BLOG: IC3 Institute Provides Insights on International Student Decision-Making

Dr. Leah Mason, Research, Evaluation and Learning Team Lead, Research, Evaluation, and Learning, IIE

Understanding “why” international students pursue higher education outside of their home country and “how” they come to this decision remains a keen interest for stakeholders from international and higher education to business and government entities. The IC3 2023 Annual Student Quest Report shares findings on the student decision-making process by incorporating the voices of students alongside the adults who guide them on their journey – their parents and school counselors.  This unique window into the application and final decision-making process allows stakeholders to understand where best to focus their priorities and resources.

The IC3 2023 Annual Student Quest Report outlines findings in three key areas: parental involvement, the impact of counseling support, and the emphasis on entrepreneurship.

The findings in the IC3 2023 Annual Student Quest Report focus on the value of collaboration between parents and counselors to best support students and also confirm that many of the traditional trends for international students still hold true today.  The report confirms that students and parents from over 90 countries prioritized career prospects as the number one factor when selecting a higher education institution, followed by college reputation, course/major area of study, and finally, the host country.

As evident in IIE’s Project Atlas data, the IC3 Annual Student Quest Report highlights the United States as the number one destination of choice for international students, a designation it has long held. The career prospects of international students in the United States are strong due to its robust economic structure and higher education institution partnerships with employers. Since 2016, the U.S. government has expanded opportunities for students in the STEM fields to pursue employment through Optional Practical Training (OPT) following the completion of their degree. This option was leveraged by more than 180,000 international students in the 2021/22 academic year (Open Doors, 2022). And international students continue to contribute to the U.S. economy long after their studies. In fact, a 2022 study by the National Foundation for American Policy highlighted the success of immigrant entrepreneurs noting that they started more than half of U.S. startup companies valued at $1 billion or more.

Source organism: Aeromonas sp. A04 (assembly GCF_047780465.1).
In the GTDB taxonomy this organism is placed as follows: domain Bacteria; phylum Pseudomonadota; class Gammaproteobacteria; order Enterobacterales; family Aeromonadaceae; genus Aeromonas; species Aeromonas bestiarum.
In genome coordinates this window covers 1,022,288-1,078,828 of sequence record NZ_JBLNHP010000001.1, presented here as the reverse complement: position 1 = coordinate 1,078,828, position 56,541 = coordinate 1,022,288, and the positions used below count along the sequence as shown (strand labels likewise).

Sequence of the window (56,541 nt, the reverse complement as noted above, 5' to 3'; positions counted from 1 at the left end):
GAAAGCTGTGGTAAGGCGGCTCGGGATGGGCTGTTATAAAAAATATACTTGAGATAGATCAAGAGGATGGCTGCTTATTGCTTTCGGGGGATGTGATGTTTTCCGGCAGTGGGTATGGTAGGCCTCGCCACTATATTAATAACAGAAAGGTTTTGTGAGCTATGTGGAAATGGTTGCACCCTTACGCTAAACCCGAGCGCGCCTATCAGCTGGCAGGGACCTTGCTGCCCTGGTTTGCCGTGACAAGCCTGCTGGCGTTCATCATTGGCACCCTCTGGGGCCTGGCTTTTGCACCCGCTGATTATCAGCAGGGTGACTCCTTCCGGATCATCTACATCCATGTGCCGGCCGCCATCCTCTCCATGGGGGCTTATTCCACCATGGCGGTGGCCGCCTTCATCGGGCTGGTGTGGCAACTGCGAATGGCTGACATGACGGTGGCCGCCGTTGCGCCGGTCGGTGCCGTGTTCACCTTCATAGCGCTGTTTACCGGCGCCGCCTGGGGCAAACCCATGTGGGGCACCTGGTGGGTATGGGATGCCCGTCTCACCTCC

The United States, however, is not alone, and competition for international students is growing. Among emerging and traditional host destinations, including the United Kingdom, Canada, Australia, China, France, and Germany, higher education programs offer strong academics, internships and post-study work opportunities, and career pathways.

When viewed together, the trends reported in Open Doors, Project Atlas, and the IC3 Annual Student Quest Report provide higher education institutions around the world with evidence of students’ and parents’ final decision on a higher education institution and their considerations and decision-making process to select the best option for their family. This evidence can shape the approach to outreach and recruitment of international students globally and support for them once on campus.

The report concludes with a series of recommendations for building stronger communication between students, parents, and counselors to facilitate the university decision-making process. The recommendations for schools include a focus on stronger integration of counselors in the school community and culture, ensuring they are accessible and visible to students, parents, and other educators and their role within the community is defined and understood by all. The recommendations for higher education institutions focus on building communication with students and their parents early in the decision-making process and providing them with information and data that can support a positive decision-making process. The recommendations for policymakers focus on building a professional community of counselors who are supported by industry standards, training, and capacity-building initiatives for enhancing international partnerships with higher education institutions.